As the summer heats up and insect disease vectors multiply, the USDA has begun issuing its weekly reports on cases of vesicular stomatitis virus (VSV) in livestock. Earlier this summer, USDA confirmed cases in Colorado, Texas and New Mexico. This week’s report shows some new cases in those three states, but no confirmed cases elsewhere. The report confirms these new cases:
- One new VSV-infected equine premises has been confirmed in Larimer County, Colorado (New Infected County).
- One new VSV-infected equine premises has been confirmed in Weld County, Colorado.
- One 1 new VSV-infected equine premises has been confirmed in Los Alamos County, New Mexico (New Infected County).
- One new VSV-infected equine premises has been confirmed in Valencia County, New Mexico (New Infected County).
- One new VSV-infected equine premises has been confirmed in Sandoval County New Mexico.
- One new VSV-infected equine premises has been confirmed in Coleman County, Texas (New Infected County)
- One new VSV-infected equine premises has been confirmed in Kerr County, Texas (New Infected County)
- One new VSV –infected equine premises has been confirmed in Tom Green County, Texas.
VSV is classified as a rhabdovirus, and there are two serotypes of VSV – New Jersey and Indiana. According to a USDA fact sheet, VSV causes blister-like lesions to form in the mouth and on the dental pad, tongue, lips, nostrils, hooves, and teats. These blisters swell and break, leaving raw tissue that is so painful that infected animals generally refuse to eat and drink and show signs of lameness. Severe weight loss usually follows, and dairy cows commonly exhibit a severe drop in milk productions. Affected dairy cattle can appear to be normal but eat only about half of their normal feed intake.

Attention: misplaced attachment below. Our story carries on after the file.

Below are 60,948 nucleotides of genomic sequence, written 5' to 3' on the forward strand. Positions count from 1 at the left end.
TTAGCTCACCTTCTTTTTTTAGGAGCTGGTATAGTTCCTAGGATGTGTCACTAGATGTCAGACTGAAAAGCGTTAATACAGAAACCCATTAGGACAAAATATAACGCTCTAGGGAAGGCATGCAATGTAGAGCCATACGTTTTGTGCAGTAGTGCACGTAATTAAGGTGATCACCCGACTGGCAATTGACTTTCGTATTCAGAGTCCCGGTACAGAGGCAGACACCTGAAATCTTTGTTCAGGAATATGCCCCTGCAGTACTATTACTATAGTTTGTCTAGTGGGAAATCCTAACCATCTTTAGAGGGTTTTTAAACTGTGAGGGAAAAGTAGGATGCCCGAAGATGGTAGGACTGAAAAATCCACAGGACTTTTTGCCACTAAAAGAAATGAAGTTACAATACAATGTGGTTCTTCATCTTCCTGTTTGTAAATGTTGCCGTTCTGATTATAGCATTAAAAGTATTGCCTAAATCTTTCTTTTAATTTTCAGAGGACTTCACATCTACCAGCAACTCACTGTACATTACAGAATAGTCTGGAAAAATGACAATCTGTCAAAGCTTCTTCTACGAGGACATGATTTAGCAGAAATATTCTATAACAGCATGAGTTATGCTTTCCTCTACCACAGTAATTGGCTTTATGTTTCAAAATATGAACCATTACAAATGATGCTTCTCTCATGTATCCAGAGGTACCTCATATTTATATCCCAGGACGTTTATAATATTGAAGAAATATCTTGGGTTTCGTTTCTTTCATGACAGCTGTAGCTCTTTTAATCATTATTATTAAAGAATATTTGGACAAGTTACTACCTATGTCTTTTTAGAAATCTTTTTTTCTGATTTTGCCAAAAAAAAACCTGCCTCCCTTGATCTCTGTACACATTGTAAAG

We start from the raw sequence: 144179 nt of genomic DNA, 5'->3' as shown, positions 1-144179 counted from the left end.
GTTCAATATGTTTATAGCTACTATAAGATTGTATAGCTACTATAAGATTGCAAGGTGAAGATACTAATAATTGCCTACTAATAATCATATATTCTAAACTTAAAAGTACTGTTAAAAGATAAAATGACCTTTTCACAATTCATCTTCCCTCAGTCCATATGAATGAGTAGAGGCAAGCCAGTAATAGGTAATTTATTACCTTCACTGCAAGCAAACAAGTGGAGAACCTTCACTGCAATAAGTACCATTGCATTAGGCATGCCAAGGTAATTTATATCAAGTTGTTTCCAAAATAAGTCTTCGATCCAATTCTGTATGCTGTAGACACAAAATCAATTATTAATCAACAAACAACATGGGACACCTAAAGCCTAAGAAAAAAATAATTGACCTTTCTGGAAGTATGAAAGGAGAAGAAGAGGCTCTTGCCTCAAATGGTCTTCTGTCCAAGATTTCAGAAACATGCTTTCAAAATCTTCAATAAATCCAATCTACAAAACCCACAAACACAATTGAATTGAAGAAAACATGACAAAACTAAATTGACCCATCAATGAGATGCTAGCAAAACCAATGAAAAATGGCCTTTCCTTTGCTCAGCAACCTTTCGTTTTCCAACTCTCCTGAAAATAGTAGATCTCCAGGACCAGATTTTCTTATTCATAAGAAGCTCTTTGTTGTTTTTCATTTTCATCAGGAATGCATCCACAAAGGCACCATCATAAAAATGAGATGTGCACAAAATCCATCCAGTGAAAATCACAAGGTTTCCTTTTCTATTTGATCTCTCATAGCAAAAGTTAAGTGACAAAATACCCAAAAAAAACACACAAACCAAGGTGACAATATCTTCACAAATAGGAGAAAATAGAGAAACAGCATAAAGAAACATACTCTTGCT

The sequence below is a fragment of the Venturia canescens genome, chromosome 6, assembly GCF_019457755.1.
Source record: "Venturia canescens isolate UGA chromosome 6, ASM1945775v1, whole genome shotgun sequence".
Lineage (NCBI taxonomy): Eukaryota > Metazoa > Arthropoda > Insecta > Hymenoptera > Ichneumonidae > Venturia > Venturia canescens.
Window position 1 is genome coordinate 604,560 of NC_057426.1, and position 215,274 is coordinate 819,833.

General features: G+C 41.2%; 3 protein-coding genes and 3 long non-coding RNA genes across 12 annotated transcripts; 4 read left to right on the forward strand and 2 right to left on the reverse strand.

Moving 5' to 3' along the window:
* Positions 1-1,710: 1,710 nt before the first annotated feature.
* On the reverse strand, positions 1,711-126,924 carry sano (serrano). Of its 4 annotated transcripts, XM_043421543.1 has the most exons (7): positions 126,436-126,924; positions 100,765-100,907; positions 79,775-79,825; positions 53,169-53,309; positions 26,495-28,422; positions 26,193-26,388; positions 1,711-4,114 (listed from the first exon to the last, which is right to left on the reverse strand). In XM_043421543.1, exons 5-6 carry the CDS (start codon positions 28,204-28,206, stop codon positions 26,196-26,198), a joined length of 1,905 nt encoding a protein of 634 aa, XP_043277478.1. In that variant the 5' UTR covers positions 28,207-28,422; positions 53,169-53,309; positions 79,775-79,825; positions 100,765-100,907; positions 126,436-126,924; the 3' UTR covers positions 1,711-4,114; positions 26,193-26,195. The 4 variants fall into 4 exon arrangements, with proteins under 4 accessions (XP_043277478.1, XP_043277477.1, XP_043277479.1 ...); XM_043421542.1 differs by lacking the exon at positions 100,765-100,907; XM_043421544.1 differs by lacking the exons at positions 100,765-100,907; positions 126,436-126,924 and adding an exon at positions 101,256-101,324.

Insect vectors are the primary source of transmission of VSV although mechanical transmission occurs in some species. Fly control is a key component in preventing spread of the virus.
Rarely, VS can affect humans, typically those who are in contact with infected animals. In humans the disease typically causes flu-like symptoms.
In related news, the Texas Animal Health Commission (TAHC) has confirmed three additional anthrax cases since mid-June. All this summer’s cases have occurred in an area of Texas where anthrax is historically found. The first anthrax case of the year was confirmed in one captive antelope on a premises in Uvalde County on June 19, 2019. Since that time, anthrax was confirmed in goats on a new Uvalde County premises on June 24, one Sutton County horse was confirmed to have anthrax on July 3, and cattle were confirmed to have anthrax on a separate Sutton County premises on July 4.
TAHC Executive Director Andy Schwartz, DVM, says it is common to see an increase in anthrax cases after periods of wet, cool weather, followed by hot, dry conditions. “During these conditions, animals ingest the anthrax bacteria when they consume contaminated grass and hay, or inhale the spores. Outbreaks usually end when cooler weather arrives.”
Click here for more anthrax information from TAHC.
For more on VSV and emerging diseases, see these articles from BovineVetOnline: